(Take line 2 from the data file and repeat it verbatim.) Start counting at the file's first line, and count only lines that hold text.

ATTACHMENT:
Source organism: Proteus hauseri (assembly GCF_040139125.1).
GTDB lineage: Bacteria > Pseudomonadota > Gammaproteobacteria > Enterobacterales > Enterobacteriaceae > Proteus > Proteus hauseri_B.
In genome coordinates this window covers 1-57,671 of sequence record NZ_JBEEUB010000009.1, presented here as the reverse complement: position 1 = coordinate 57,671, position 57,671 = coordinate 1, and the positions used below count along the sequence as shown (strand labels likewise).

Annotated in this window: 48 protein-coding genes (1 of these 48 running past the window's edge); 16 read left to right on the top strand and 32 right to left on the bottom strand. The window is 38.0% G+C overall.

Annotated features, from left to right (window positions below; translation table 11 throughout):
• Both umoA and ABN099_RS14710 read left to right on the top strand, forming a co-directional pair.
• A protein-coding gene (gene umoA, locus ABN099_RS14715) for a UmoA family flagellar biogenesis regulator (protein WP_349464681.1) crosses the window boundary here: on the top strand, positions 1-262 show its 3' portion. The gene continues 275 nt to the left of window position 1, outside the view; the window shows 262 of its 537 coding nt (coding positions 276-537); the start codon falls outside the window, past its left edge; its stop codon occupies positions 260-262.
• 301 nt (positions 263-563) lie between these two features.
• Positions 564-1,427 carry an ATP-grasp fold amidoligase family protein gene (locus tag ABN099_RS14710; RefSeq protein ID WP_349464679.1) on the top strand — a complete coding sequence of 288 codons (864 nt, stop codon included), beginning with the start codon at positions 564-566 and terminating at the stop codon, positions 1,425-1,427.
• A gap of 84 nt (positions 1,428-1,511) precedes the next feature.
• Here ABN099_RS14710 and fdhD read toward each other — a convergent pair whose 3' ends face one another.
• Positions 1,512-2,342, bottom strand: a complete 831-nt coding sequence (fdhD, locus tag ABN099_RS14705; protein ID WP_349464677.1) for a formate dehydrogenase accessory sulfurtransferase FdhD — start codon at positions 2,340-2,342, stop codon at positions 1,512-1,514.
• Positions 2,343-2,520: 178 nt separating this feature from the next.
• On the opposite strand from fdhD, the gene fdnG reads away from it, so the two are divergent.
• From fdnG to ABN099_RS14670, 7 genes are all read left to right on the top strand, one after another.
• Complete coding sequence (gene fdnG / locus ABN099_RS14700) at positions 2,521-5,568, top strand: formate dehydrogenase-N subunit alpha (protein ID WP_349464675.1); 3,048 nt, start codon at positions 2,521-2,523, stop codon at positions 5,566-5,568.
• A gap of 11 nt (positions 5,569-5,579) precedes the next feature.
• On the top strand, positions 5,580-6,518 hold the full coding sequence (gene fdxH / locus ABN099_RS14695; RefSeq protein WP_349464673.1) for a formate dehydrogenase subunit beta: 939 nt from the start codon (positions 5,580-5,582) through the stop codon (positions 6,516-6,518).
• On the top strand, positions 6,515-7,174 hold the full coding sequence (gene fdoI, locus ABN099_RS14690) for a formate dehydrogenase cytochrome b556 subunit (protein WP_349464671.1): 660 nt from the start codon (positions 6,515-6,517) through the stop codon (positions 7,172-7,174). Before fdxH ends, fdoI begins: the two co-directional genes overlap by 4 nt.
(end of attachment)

GTDB lineage: Bacteria > Pseudomonadota > Gammaproteobacteria > Enterobacterales > Enterobacteriaceae > Proteus > Proteus hauseri_B.